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No accounting for taste? Idiographic models of aesthetic judgment in music
Uppsala University, Disciplinary Domain of Humanities and Social Sciences, Faculty of Social Sciences, Department of Psychology.
Uppsala University, Disciplinary Domain of Humanities and Social Sciences, Faculty of Social Sciences, Department of Psychology.
Uppsala University, Disciplinary Domain of Humanities and Social Sciences, Faculty of Social Sciences, Department of Psychology.
Uppsala University, Disciplinary Domain of Humanities and Social Sciences, Faculty of Social Sciences, Department of Psychology.
2016 (English)In: Psychology of Aesthetics, Creativity, and the Arts, ISSN 1931-3896, E-ISSN 1931-390X, Vol. 10, no 2, 157-170 p.Article in journal (Refereed) Published
Abstract [en]

Music is commonly regarded as one of the fine arts, but aesthetic responses to music are still poorly understood. In this study, we investigated aesthetic judgments of music by using the tools of judgment analysis. The aim was to shed some light on the psychological process through which listeners use a set of subjective and differentially weighted criteria to assign aesthetic value to pieces of music. We used a stratified random sampling procedure to select 72 pieces of music from 12 genres. The pieces were divided across 2 groups of participants (N = 44), who rated each piece with regard to 7 aesthetic criteria (e.g., beauty, originality, expressivity) and overall aesthetic value. Both individual ("idiographic") and averaged ("nomothetic") multiple regression analyses were conducted on the listeners' judgments. The results revealed that (a) linear models provided a good fit to the listeners' aesthetic judgments (mean variance accounted for 76%), suggesting that the process is systematic and mainly additive; (b) some criteria (e.g., originality, skill) made a larger contribution to prediction than others overall; (c) there were wide individual differences between listeners concerning which criteria they used; (d) a nomothetic regression model did not adequately reflect the distinct judgment policies of individual listeners; (e) the trait openness to experience was not correlated with judgments of aesthetic value; and (f) listeners who scored high on the Beck Depression Inventory generally provided higher ratings of aesthetic value (r = .40) than listeners who scored low.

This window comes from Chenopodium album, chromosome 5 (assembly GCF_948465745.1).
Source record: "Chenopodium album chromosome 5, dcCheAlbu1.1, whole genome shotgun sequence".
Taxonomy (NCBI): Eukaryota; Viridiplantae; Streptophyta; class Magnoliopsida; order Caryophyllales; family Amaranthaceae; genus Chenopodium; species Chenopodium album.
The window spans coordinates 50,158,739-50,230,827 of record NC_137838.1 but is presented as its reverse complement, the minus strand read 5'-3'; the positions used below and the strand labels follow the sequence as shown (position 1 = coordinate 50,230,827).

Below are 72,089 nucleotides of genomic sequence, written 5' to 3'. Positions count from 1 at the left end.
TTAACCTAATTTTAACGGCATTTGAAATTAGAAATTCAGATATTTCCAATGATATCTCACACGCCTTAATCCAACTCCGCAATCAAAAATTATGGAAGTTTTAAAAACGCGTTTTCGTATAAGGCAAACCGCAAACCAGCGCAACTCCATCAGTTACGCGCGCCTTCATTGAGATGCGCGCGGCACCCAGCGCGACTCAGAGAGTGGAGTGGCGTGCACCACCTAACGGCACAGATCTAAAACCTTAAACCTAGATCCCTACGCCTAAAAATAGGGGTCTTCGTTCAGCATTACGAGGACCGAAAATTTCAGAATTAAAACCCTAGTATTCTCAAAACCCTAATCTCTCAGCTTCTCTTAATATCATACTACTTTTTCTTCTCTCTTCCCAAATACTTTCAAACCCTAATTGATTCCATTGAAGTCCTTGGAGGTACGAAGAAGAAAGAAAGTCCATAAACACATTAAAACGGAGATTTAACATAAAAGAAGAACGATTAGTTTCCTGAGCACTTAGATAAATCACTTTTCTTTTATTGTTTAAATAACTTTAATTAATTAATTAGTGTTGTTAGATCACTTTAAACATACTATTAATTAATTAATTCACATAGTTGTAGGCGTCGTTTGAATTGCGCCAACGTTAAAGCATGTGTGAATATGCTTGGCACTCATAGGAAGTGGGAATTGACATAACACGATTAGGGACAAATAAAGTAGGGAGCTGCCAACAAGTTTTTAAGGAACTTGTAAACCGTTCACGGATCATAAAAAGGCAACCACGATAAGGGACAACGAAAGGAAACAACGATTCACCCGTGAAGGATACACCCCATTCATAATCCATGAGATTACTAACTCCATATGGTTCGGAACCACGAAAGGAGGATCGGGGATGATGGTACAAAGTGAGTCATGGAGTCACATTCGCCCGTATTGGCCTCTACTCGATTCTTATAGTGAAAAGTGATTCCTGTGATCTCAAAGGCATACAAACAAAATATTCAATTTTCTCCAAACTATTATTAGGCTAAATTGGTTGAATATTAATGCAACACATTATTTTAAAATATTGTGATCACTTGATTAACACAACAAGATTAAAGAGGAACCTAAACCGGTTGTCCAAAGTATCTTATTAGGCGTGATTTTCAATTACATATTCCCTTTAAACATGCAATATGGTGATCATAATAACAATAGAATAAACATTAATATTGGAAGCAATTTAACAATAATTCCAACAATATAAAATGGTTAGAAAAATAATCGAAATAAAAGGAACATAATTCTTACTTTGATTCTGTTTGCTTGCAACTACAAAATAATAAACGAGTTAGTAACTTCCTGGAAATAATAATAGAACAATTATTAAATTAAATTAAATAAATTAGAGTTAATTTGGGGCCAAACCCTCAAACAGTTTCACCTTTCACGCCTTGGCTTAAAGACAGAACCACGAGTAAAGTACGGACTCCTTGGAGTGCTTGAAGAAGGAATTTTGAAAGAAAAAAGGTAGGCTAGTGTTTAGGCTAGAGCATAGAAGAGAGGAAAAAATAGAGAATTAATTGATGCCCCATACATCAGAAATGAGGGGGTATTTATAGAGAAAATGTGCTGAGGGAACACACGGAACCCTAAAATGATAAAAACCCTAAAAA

Place, publisher, year, edition, pages
2016. Vol. 10, no 2, 157-170 p.
Keyword [en]
aesthetics; judgment; modeling; music; preference
National Category
Psychology
Identifiers
URN: urn:nbn:se:uu:diva-269913DOI: 10.1037/aca0000034ISI: 000379783500005OAI: oai:DiVA.org:uu-269913DiVA: diva2:885464
Funder
Swedish Research Council, 421-2010-2129
Available from: 2015-12-18 Created: 2015-12-18 Last updated: 2017-10-13Bibliographically approved

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Juslin, Patrik N.Sakka, Laura S.Barradas, GonçaloLiljeström, Simon

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